by Farhan Siddiqi
Are the divisions between Shi’as, Sunnis and Kurds in Iraq so severe and entrenched that they are irreconcilable? Has Iraq reached its proverbial end? Though re-inventing itself as a federal, power-sharing democracy in the wake of the American invasion, Iraq’s political development since then has remained path-dependent, unable to shake off Saddam’s authoritarian legacy. While it is tough to predict how developments in Iraq will manifest in the future, Iraq’s new political dispensation under Haidar Al-Abadi is actively striving to move beyond Maliki’s destabilising ethno-sectarian legacy and treading the path of dialogue and reconciliation.
Post-Maliki Iraq: The Kurds
After assuming power, Abadi struck a major oil and budget deal with the Kurdistan Region. Signifying Baghdad’s new conciliatory approach, the Prime Minister was quick to point out that though imperfect, the deal was needed, and defending it stated that “even if I win a little bit more than him or the other way around, at least we’re not both losing.” A closer look at the agreement reveals that it is the KRG that has benefited most, as the deal implicitly grants the KRG the prerogative to export its own oil independently of Baghdad.
Will more available resources from independent oil sales as well as the federal budget, secure and stabilise the KRG-Baghdad relationship? It is not surprising that given Iraq’s volatility, an equal number of commentaries express doubts over the sustainability of the deal while others hail it as a success. No wonder then that only a few weeks after the deal was struck, President Barzani reiterated his desire for Kurdistan’s independence from Iraq, signifying the intention of the Kurdistan Region to go its own way.
Post-Maliki Iraq: The Sunnis
Maliki’s majoritarianism alienated the Sunnis to the extent that as a counterpoise, the Sunnis put their weight behind an extremist, militant ISIS. Haidar Al-Abadi attended to the Sunni grievance by appointing Khalid Al-Obeidi, a Sunni as Iraq’s Defence Minister, a post which had been reserved by Maliki himself. Furthermore, in a symbolic bipartisan gesture, Abadi visited Kadhimiya, a Shi’a area, and Adhamiya, a Sunni area on the occasion of the birth of the Holy Prophet Mohammed.
The issue of attending to Sunni re-engagement in Iraq is a thorny and complicated one. It continues to be inflammatory because of the capitulation of the Iraqi Army and Baghdad’s reliance on the Shi’a-dominated Hashd al-Shaabi or Popular Mobilisation Unit. The Mobilisation Unit, now allegedly led by Abu Mahdi Al-Muhandis, and bolstered further by increased allocation for military and security institutions in the 2015 budget, has reportedly supported Sunni tribes in Ramadi, Dhuluiya and Heet, but their presence in the Sunni areas is inflaming sectarianism with the Sunni tribes protesting their massacre at the hands of the Shi’a-led security forces. The Sunni grievance against the Shi’a popular fighting force is combined with the claim that the “Iraqi government is a tool in the hands of Iran”, as echoed by the Anbar tribal chief.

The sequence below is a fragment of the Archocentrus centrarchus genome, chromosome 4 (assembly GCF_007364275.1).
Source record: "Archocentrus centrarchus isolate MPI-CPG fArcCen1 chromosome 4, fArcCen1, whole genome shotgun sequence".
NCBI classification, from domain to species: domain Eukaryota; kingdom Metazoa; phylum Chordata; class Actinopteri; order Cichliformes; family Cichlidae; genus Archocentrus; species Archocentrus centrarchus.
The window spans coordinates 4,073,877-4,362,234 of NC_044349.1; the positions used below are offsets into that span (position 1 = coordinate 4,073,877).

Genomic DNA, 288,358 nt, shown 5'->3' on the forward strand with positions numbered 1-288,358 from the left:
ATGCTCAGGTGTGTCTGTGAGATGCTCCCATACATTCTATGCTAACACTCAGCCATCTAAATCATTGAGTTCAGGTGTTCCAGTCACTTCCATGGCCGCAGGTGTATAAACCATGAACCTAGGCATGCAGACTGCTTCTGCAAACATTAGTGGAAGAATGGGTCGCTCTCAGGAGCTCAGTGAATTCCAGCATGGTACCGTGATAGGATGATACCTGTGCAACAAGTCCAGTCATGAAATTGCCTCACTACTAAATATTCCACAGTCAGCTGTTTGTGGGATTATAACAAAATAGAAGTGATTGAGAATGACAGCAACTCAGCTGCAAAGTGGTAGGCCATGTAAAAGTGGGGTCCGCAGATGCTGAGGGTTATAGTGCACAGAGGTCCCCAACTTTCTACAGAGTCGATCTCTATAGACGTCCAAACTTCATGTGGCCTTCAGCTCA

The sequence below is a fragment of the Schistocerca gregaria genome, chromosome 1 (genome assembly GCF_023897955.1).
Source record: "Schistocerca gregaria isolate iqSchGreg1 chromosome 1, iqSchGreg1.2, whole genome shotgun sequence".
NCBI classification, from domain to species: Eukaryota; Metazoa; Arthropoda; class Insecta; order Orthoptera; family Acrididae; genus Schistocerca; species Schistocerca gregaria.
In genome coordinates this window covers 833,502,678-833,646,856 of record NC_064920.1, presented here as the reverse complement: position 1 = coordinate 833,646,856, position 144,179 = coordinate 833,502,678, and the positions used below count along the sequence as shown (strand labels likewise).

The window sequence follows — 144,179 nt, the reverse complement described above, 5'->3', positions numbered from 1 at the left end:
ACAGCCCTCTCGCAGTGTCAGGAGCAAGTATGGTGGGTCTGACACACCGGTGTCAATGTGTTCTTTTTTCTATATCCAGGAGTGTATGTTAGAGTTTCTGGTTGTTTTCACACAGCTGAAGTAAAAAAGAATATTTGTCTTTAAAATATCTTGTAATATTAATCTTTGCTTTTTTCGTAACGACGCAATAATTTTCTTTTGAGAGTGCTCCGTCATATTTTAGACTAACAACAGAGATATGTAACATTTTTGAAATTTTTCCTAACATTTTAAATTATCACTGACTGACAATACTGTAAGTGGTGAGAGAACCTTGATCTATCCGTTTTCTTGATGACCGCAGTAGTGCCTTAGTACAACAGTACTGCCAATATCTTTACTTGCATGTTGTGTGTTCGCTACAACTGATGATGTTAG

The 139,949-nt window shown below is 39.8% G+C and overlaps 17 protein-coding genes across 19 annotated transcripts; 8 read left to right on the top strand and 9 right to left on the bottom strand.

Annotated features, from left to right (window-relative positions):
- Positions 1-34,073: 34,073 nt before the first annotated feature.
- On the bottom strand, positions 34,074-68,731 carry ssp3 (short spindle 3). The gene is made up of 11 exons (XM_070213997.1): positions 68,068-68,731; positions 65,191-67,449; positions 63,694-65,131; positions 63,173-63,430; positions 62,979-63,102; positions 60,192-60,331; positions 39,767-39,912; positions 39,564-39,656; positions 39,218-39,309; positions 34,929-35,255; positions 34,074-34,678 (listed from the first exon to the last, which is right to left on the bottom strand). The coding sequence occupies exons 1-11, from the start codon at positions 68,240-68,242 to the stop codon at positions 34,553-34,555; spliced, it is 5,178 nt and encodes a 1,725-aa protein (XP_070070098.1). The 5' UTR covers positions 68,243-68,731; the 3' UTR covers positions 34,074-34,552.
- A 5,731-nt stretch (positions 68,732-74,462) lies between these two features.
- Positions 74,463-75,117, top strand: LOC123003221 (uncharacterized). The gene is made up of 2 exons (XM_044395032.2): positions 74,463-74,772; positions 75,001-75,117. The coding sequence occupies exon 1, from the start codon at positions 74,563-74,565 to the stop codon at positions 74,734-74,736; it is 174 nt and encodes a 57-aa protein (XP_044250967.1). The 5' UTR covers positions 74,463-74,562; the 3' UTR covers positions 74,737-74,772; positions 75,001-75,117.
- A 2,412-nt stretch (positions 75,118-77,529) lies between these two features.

Tackling Domestic Opposition
Interestingly, Abadi has countered domestic opposition for his war against corruption and stated intention to proceed with fraudulent recruitment into the Iraqi Army from none other than Maliki who stated that the ‘army is free of ghost soldiers except for a few rare cases which are being followed up.’ Maliki also denounced the Baghdad-Erbil Agreement by reiterating that the ‘oil of Kurdistan is like the oil of Basra, and it belongs to Iraq.’ Tensions between Abadi and Maliki were apparent in that Abadi complained about Maliki to American officials specifically accusing the former Iraqi Premier for his role in handing down a death sentence to a Sunni politician, Ahmed Al Alwani.
Abadi has won respect from many quarters including President Barzani who praised Abadi for taking good steps, while “previously, there was discrimination.” The politics of Abadi, in contrast to the authoritarianism of Maliki, amplifies the fact that the Shi’a, Sunni and Kurd identity is not inherently antagonistic to each other and is reconcilable provided measures are put to that effect by the government in Baghdad.
Furthermore, recent signals from Baghdad suggest that alternative political solutions are being considered. In a Dawa Party meeting in December 2014, the idea of a Shi’a Region in central and southern Iraq was contemplated. Is this then the probable future for Iraq, that is, a loose federal arrangement where the cohesion of the Iraqi state perseveres albeit with significant socio-political and economic autonomy for the Shi’as, Sunnis and Kurds? Consequently, if all three major components of Iraqi society do decide to part ways or work out a formula for co-existence in an asymmetrical federation, it is best that they do it peacefully rather than through further bloodshed and violence.
A longer version of this post originally appeared on the MERI website on the 1st of February 2015.
Dr. Farhan Hanif Siddiqi is Research Fellow at the Middle East Research Institute (MERI). His research interests include ethnicity, nationalism, ethnic conflict and security and conflict dynamics in the Middle East and South Asia.